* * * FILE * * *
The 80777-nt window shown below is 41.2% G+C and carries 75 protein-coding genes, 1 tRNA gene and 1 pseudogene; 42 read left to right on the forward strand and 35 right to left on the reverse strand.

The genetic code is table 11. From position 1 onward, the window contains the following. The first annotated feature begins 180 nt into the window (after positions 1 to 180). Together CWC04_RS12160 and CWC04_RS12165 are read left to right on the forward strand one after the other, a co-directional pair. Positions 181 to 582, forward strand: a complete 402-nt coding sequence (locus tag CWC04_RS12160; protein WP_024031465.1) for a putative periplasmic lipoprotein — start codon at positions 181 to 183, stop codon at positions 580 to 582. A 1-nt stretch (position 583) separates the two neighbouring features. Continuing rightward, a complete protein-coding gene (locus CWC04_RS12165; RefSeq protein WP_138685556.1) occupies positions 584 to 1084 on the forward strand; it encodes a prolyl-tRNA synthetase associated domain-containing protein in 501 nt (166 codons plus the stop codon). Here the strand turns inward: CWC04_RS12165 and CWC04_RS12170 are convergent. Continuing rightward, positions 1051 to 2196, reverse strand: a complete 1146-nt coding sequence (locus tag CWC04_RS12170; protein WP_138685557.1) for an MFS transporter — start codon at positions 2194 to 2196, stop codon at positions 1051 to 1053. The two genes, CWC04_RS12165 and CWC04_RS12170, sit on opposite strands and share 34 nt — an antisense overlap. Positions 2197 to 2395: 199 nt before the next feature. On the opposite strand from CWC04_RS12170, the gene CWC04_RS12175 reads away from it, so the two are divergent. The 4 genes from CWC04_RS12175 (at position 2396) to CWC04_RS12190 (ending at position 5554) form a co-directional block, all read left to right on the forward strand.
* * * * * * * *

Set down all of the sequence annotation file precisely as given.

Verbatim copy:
The 80777-nt window shown below is 41.2% G+C and carries 75 protein-coding genes, 1 tRNA gene and 1 pseudogene; 42 read left to right on the forward strand and 35 right to left on the reverse strand.

The genetic code is table 11. From position 1 onward, the window contains the following. The first annotated feature begins 180 nt into the window (after positions 1 to 180). Together CWC04_RS12160 and CWC04_RS12165 are read left to right on the forward strand one after the other, a co-directional pair. Positions 181 to 582, forward strand: a complete 402-nt coding sequence (locus tag CWC04_RS12160; protein WP_024031465.1) for a putative periplasmic lipoprotein — start codon at positions 181 to 183, stop codon at positions 580 to 582. A 1-nt stretch (position 583) separates the two neighbouring features. Continuing rightward, a complete protein-coding gene (locus CWC04_RS12165; RefSeq protein WP_138685556.1) occupies positions 584 to 1084 on the forward strand; it encodes a prolyl-tRNA synthetase associated domain-containing protein in 501 nt (166 codons plus the stop codon). Here the strand turns inward: CWC04_RS12165 and CWC04_RS12170 are convergent. Continuing rightward, positions 1051 to 2196, reverse strand: a complete 1146-nt coding sequence (locus tag CWC04_RS12170; protein WP_138685557.1) for an MFS transporter — start codon at positions 2194 to 2196, stop codon at positions 1051 to 1053. The two genes, CWC04_RS12165 and CWC04_RS12170, sit on opposite strands and share 34 nt — an antisense overlap. Positions 2197 to 2395: 199 nt before the next feature. On the opposite strand from CWC04_RS12170, the gene CWC04_RS12175 reads away from it, so the two are divergent. The 4 genes from CWC04_RS12175 (at position 2396) to CWC04_RS12190 (ending at position 5554) form a co-directional block, all read left to right on the forward strand.